Guallatiri is a stratovolcano at an elevation of 5.240m (17,191ft) above the sea level, located in the Putre commune, Parinacota province of Arica y Parinacota, in the northernmost region of Chile. The drive requires a 4WD vehicle with high clearance. It’s one of the highest mountain roads of the country.
The road to the summit, also known as Wallatiri, Huallatire, Guallatire and Punata, is gravel, rocky, tippy and bumpy at times. One mistake can have serious consequences. It’s very narrow with unstable, loose ground hold together by ice. Do not take this drive if you have respiratory problems or any type of heart condition. Babies under 4 months of age should not make the ascent, either. Notorius lack of oxygen that tests the organisms and a high degree of steepness. Most people feel altitude sickness at around 2,500-2,800 meters. Extremely low oxygen for engine combustion. A major hazard of altitude is the sickness that can indiscriminately affect anyone regardless of age or fitness. The summit has about 40% less oxygen than at sea level, thus breathing is more difficult. Your pulse rate will increase and movement will be more laborious at the summit. The high elevation with its risk of altitude sickness, weather concerns, steep road grade, and overall inaccessibility make the travel dangerous and difficult.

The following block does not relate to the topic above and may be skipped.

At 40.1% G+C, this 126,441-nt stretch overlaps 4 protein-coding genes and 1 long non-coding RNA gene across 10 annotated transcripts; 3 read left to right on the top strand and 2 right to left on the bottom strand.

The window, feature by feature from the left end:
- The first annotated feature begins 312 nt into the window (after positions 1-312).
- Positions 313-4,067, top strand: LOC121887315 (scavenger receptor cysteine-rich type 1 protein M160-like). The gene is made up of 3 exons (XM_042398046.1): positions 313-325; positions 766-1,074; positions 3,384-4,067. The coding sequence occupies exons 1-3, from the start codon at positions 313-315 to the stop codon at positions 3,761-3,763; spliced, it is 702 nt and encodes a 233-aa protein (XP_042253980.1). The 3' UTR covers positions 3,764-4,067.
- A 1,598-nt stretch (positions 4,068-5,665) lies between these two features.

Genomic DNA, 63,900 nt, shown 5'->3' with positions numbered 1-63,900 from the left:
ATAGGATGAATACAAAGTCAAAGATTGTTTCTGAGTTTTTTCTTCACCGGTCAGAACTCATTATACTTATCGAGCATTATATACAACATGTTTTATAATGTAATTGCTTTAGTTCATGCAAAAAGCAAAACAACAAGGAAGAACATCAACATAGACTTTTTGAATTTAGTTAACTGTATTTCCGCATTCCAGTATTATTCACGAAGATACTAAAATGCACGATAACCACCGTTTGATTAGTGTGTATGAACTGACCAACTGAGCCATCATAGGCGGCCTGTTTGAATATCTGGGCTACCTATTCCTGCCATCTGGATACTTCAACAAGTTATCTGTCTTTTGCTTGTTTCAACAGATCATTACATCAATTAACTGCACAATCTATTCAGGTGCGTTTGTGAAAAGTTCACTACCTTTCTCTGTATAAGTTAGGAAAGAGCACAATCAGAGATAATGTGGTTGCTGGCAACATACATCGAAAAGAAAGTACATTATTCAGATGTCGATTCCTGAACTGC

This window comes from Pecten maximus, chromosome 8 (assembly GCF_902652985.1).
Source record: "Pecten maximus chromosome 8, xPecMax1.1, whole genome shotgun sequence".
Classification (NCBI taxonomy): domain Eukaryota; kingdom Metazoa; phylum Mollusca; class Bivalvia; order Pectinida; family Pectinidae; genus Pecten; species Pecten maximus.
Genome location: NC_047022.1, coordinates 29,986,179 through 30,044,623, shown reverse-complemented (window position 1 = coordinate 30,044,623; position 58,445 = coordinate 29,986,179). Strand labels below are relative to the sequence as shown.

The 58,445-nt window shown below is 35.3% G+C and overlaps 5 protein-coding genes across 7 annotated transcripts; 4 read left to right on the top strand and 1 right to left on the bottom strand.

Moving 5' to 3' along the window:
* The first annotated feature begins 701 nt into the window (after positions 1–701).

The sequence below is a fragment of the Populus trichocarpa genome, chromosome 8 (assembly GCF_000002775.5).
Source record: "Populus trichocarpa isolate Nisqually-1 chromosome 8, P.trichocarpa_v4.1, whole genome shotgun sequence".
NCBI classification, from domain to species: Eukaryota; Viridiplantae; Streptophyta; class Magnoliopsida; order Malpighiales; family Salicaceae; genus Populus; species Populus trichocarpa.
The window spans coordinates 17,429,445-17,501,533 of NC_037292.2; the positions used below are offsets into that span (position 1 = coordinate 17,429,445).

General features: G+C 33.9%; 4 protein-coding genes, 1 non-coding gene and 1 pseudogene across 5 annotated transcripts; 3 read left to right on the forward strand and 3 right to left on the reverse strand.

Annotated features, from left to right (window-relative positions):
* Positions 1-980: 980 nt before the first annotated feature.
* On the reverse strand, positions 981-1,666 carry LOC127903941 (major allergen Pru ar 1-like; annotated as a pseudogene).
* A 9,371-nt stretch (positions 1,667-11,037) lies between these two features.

The volcano sits inside the Chilean Lauca National Park, near the Bolivian border. 4x4 vehicle with high clearance required. A traveler on this road must be experienced and completely devoted to safe, slow and obstacle-conscious driving to deter danger. This is definitely not a Sunday drive. The steep drive will take some skill, some patience, and some tolerance for vertigo. Stay alert for potential turnouts as you may meet traffic in inconvenient locations. The volcano has erupted at least 4 times since 1825, most recently in 1985.
Pic: Carlos Javier Silva Currieco